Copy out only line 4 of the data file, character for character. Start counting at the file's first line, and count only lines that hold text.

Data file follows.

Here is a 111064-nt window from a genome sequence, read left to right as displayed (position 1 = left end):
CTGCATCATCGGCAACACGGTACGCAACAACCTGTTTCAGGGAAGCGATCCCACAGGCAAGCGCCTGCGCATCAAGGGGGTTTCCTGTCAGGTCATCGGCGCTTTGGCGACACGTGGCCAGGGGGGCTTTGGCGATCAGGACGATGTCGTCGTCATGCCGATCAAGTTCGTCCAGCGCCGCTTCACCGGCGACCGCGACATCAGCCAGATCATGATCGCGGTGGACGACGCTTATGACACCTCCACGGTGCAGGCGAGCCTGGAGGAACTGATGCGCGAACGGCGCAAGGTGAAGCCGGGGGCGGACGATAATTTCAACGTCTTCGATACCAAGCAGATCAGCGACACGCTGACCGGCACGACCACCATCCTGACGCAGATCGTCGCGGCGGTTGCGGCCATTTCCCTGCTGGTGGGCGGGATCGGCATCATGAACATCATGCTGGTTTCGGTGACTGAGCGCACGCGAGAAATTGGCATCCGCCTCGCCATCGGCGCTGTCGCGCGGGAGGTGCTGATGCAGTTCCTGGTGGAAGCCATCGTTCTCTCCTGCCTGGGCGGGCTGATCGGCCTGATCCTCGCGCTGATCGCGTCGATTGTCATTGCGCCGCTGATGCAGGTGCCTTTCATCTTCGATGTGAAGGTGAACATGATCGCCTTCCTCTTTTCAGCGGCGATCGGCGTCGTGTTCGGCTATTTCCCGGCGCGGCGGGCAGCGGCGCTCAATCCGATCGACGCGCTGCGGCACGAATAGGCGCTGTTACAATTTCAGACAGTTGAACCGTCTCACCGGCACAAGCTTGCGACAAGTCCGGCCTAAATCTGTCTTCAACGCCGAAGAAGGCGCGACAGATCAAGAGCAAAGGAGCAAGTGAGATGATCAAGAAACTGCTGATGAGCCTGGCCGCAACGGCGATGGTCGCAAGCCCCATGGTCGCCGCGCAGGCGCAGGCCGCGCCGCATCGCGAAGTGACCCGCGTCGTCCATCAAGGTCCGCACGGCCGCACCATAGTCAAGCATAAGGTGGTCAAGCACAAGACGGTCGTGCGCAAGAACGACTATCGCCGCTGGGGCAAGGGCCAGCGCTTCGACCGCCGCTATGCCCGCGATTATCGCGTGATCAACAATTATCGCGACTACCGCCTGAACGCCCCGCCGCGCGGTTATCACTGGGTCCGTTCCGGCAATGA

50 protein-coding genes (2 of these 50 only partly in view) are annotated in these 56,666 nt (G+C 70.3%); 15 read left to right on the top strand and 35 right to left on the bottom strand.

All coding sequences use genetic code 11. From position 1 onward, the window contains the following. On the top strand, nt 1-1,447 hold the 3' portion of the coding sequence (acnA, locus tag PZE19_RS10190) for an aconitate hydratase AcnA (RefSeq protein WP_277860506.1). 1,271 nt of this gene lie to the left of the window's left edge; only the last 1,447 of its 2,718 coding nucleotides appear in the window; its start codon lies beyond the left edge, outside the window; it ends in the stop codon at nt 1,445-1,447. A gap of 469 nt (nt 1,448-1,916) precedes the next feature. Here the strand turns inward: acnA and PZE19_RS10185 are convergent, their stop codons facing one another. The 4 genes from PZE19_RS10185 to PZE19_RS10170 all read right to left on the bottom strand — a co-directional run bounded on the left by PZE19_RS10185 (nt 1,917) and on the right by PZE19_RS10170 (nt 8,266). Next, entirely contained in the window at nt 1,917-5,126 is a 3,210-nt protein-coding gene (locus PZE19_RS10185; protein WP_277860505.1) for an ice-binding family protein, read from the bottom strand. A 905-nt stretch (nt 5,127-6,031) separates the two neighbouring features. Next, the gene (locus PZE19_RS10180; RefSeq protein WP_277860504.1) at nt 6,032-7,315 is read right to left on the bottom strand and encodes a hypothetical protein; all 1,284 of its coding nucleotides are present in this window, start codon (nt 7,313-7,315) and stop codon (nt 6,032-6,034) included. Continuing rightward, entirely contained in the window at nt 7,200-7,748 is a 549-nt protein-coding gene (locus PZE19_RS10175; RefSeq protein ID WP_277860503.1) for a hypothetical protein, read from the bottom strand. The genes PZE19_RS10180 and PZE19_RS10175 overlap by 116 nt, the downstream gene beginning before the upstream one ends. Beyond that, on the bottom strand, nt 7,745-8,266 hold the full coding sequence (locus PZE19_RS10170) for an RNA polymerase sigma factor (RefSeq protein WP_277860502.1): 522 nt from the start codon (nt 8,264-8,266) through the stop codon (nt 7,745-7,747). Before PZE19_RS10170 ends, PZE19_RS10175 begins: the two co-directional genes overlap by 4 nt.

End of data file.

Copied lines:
All coding sequences use genetic code 11. From position 1 onward, the window contains the following. On the top strand, nt 1-1,447 hold the 3' portion of the coding sequence (acnA, locus tag PZE19_RS10190) for an aconitate hydratase AcnA (RefSeq protein WP_277860506.1). 1,271 nt of this gene lie to the left of the window's left edge; only the last 1,447 of its 2,718 coding nucleotides appear in the window; its start codon lies beyond the left edge, outside the window; it ends in the stop codon at nt 1,445-1,447. A gap of 469 nt (nt 1,448-1,916) precedes the next feature. Here the strand turns inward: acnA and PZE19_RS10185 are convergent, their stop codons facing one another. The 4 genes from PZE19_RS10185 to PZE19_RS10170 all read right to left on the bottom strand — a co-directional run bounded on the left by PZE19_RS10185 (nt 1,917) and on the right by PZE19_RS10170 (nt 8,266). Next, entirely contained in the window at nt 1,917-5,126 is a 3,210-nt protein-coding gene (locus PZE19_RS10185; protein WP_277860505.1) for an ice-binding family protein, read from the bottom strand. A 905-nt stretch (nt 5,127-6,031) separates the two neighbouring features. Next, the gene (locus PZE19_RS10180; RefSeq protein WP_277860504.1) at nt 6,032-7,315 is read right to left on the bottom strand and encodes a hypothetical protein; all 1,284 of its coding nucleotides are present in this window, start codon (nt 7,313-7,315) and stop codon (nt 6,032-6,034) included. Continuing rightward, entirely contained in the window at nt 7,200-7,748 is a 549-nt protein-coding gene (locus PZE19_RS10175; RefSeq protein ID WP_277860503.1) for a hypothetical protein, read from the bottom strand. The genes PZE19_RS10180 and PZE19_RS10175 overlap by 116 nt, the downstream gene beginning before the upstream one ends. Beyond that, on the bottom strand, nt 7,745-8,266 hold the full coding sequence (locus PZE19_RS10170) for an RNA polymerase sigma factor (RefSeq protein WP_277860502.1): 522 nt from the start codon (nt 8,264-8,266) through the stop codon (nt 7,745-7,747). Before PZE19_RS10170 ends, PZE19_RS10175 begins: the two co-directional genes overlap by 4 nt.